Enlarged breasts in men, known as gynecomastia, are not an uncommon condition.
Some overseas studies suggest it affects at least a third of all men over their lifetime. But increasingly open attitudes towards cosmetic procedures and greater pressure to look good are driving more local men to seek treatment for their condition.
Plastic surgeon Tan Ying Chien said the number of such cases he sees at The Sloane Clinic Plastic Surgery Centre has risen by 15 to 20 per cent every year in the last five years; among them are an increasing number of men above the age of 40.
Some of the more severe ones have moobs large enough to fill a B-cup-sized bra.
“I used to see younger gym-going men in their 20s who want to surgically remove some fat and breast tissue so that their pectoral muscles could show better. Now, I’m seeing more men in their 40s and 50s. Many of them are working professionals who want to look presentable, and are self-conscious when their moobs are visible through their T-shirts,” said Dr Tan.
Dr Calvin Chan of Calvin Chan Aesthetic and Laser Clinic, who carried out the fat-freezing treatment on Lee, sees an average of three to five male patients each month, a trend that picked up in the last two years.
Before that, he did not see such cases. “These men tend to be established in their careers, with families, but are pressured by their wives to look good, particularly if the women have embarked on diet and fitness regimens, and aesthetic treatments to maintain their figures,” said Dr Chan.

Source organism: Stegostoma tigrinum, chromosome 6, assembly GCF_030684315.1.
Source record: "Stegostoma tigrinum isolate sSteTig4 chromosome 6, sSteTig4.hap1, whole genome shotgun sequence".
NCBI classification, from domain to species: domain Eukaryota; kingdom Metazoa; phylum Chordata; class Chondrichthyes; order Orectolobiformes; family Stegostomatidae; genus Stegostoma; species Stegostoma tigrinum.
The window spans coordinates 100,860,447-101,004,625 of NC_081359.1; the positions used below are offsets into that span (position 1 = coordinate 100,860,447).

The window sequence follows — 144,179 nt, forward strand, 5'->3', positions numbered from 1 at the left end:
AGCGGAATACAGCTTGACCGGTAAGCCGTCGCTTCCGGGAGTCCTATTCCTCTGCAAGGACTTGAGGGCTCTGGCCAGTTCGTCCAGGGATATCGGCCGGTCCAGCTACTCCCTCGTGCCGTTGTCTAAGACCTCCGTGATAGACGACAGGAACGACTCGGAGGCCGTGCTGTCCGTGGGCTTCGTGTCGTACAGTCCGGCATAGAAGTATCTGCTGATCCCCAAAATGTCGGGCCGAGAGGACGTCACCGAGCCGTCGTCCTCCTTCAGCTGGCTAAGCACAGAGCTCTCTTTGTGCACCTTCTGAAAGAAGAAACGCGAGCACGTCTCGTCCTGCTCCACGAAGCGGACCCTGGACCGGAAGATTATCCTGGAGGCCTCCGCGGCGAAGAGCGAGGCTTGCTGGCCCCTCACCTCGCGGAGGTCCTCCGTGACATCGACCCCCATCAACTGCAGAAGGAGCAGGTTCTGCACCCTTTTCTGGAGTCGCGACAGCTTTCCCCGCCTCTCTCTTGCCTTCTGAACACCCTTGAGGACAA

A male chest-reduction procedure typically involves using advanced liposuction techniques that break down excess fat either through ultrasound energy or radio-frequency energy, and then removing the fat via vacuum suction, said Dr Martin Huang, director and plastic surgeon of MH Plastic Surgery.
The procedure may cost between S$6,000 and S$15,000, depending on the technique used and the amount of tissue removed, he said.
During the procedure, the surgeon may also remove breast tissue via a 1.5cm- to 3cm-incision, said Dr Tan.
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Gynecomastia is not uncommon. In teenaged boys the condition is often a source of distress, but for the large majority of boys whose pubescent gynecomastia is not due to obesity, the breast development shrinks or disappears within a couple of years. The causes of common gynecomastia remain uncertain. 30% – 60% of young boys suffer from large male breasts. Gynecomastia is typically evident by the ages of 12 to 18 in boys. As many as 30% may live with it for the rest of their lives, but in other cases the gynecomastia will recede with age.